In India, Holi announces the arrival of spring and the passing of winter. The festival breathes an atmosphere of social merriment. People bury their hatchets with a warm embrace and throw their worries to the wind. Every nook and corner presents a colorful sight. Young and old alike are covered with colors (red, green, yellow, blue, black and silver). People in small groups are seen singing, dancing and throwing colors on each other. Though liquid colors are used in India (where it’s warm) we prohibit them, as we don’t want anyone to catch cold on account of the festival. Dry is better for photographs as well.
Holi has long traditional links with several legends. According to one popular legend, the word Holi is derived from the demoness, Holika. She was the sister of Hiranya Kashipu (the name meaning love of gold and a soft bed), a demon king, who having defeated the gods, proclaimed his supremacy over everyone else in the Universe. Enraged over his son’s ardent devotion to Lord Vishnu, Hiranya Kashipu decides to punish him. He takes the help of his sister, Holika, who is immune to any damage from fire. Holika carries the small boy Prahlad into the fire but a divine intervention destroys her and saves Prahlad from getting burned. Thus Holi is celebrated to mark the burning of the evil Holika. Her effigy is consumed in the fire!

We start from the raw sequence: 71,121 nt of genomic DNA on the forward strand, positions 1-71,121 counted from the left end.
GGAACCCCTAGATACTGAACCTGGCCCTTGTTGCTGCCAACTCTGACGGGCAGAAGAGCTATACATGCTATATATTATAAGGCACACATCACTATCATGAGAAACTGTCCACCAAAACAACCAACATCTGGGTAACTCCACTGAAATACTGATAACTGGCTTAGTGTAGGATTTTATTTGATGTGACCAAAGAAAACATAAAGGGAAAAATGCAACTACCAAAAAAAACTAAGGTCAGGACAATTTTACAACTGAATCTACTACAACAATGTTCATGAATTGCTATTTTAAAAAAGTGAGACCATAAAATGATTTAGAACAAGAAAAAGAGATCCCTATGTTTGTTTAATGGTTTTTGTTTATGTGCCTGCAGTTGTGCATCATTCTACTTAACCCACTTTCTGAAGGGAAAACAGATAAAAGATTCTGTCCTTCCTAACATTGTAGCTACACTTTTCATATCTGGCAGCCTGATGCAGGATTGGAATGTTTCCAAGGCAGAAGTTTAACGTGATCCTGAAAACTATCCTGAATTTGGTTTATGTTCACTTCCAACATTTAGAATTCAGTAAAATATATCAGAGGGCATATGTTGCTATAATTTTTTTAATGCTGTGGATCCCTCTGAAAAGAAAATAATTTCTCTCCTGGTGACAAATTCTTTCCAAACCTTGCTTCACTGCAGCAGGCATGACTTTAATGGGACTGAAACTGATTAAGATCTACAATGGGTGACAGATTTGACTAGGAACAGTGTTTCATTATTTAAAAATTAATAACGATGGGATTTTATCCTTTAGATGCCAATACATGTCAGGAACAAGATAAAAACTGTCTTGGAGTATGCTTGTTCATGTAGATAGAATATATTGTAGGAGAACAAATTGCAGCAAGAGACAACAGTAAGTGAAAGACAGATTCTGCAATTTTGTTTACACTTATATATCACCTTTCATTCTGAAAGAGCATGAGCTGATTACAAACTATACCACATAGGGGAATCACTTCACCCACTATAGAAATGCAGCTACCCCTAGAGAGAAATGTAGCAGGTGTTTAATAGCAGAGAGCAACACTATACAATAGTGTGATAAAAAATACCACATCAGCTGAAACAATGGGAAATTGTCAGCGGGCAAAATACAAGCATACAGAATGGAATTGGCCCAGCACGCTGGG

Holi is celebrated with special importance in the North of India. It solemnizes the love of Radha and Krishna. The spraying of colored powders recalls the love sport of Lord Krishna and His devotees.
The color, noise and entertainment that accompanies the celebration of Holi bears witness to a feeling of oneness and sense of brotherhood. The festival brings home the lesson of spiritual and social harmony!!
A BYU student who has attended for several years, Stephanie Christiansen says, “I love the gaiety, the hilarity of it all! An unforgettable way to usher in the spring season. Even first time comers swing into the spirit of the event, as white and dark skin colors quickly disappear under layers of green, red, purple, and blue powders. “
Anjali Mangala said. “I haven’t been back to India for a dozen years, but today throwing the colors, a flood of memories transported me back to my hometown and my childhood.”